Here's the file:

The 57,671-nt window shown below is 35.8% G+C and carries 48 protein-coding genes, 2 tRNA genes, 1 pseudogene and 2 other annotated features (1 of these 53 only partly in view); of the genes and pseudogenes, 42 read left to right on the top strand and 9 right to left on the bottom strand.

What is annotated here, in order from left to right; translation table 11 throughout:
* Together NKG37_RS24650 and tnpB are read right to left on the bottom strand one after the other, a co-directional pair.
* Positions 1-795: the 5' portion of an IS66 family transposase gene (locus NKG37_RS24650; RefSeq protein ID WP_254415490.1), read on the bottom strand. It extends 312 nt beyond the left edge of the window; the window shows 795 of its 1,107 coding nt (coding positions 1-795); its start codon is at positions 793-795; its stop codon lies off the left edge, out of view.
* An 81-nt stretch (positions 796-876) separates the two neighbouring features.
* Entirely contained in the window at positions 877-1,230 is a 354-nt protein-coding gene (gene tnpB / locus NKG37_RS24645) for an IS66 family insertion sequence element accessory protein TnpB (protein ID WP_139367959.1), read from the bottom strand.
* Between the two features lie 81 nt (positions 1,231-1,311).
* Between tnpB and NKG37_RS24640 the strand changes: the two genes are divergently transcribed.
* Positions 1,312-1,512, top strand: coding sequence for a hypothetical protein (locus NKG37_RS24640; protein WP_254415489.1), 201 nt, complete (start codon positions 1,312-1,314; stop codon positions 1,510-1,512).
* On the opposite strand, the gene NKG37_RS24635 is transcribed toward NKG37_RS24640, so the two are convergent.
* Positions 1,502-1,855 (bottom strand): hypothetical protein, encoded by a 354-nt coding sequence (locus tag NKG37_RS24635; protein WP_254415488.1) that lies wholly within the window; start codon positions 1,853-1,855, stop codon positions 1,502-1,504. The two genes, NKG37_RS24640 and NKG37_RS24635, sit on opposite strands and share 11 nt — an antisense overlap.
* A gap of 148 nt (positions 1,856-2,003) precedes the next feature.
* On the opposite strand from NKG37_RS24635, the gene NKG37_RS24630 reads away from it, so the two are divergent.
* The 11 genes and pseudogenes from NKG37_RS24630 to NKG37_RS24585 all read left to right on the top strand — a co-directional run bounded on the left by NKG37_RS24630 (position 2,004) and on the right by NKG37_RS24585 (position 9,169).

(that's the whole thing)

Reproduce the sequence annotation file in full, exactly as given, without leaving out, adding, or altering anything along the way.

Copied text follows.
The 57,671-nt window shown below is 35.8% G+C and carries 48 protein-coding genes, 2 tRNA genes, 1 pseudogene and 2 other annotated features (1 of these 53 only partly in view); of the genes and pseudogenes, 42 read left to right on the top strand and 9 right to left on the bottom strand.

What is annotated here, in order from left to right; translation table 11 throughout:
* Together NKG37_RS24650 and tnpB are read right to left on the bottom strand one after the other, a co-directional pair.
* Positions 1-795: the 5' portion of an IS66 family transposase gene (locus NKG37_RS24650; RefSeq protein ID WP_254415490.1), read on the bottom strand. It extends 312 nt beyond the left edge of the window; the window shows 795 of its 1,107 coding nt (coding positions 1-795); its start codon is at positions 793-795; its stop codon lies off the left edge, out of view.
* An 81-nt stretch (positions 796-876) separates the two neighbouring features.
* Entirely contained in the window at positions 877-1,230 is a 354-nt protein-coding gene (gene tnpB / locus NKG37_RS24645) for an IS66 family insertion sequence element accessory protein TnpB (protein ID WP_139367959.1), read from the bottom strand.
* Between the two features lie 81 nt (positions 1,231-1,311).
* Between tnpB and NKG37_RS24640 the strand changes: the two genes are divergently transcribed.
* Positions 1,312-1,512, top strand: coding sequence for a hypothetical protein (locus NKG37_RS24640; protein WP_254415489.1), 201 nt, complete (start codon positions 1,312-1,314; stop codon positions 1,510-1,512).
* On the opposite strand, the gene NKG37_RS24635 is transcribed toward NKG37_RS24640, so the two are convergent.
* Positions 1,502-1,855 (bottom strand): hypothetical protein, encoded by a 354-nt coding sequence (locus tag NKG37_RS24635; protein WP_254415488.1) that lies wholly within the window; start codon positions 1,853-1,855, stop codon positions 1,502-1,504. The two genes, NKG37_RS24640 and NKG37_RS24635, sit on opposite strands and share 11 nt — an antisense overlap.
* A gap of 148 nt (positions 1,856-2,003) precedes the next feature.
* On the opposite strand from NKG37_RS24635, the gene NKG37_RS24630 reads away from it, so the two are divergent.
* The 11 genes and pseudogenes from NKG37_RS24630 to NKG37_RS24585 all read left to right on the top strand — a co-directional run bounded on the left by NKG37_RS24630 (position 2,004) and on the right by NKG37_RS24585 (position 9,169).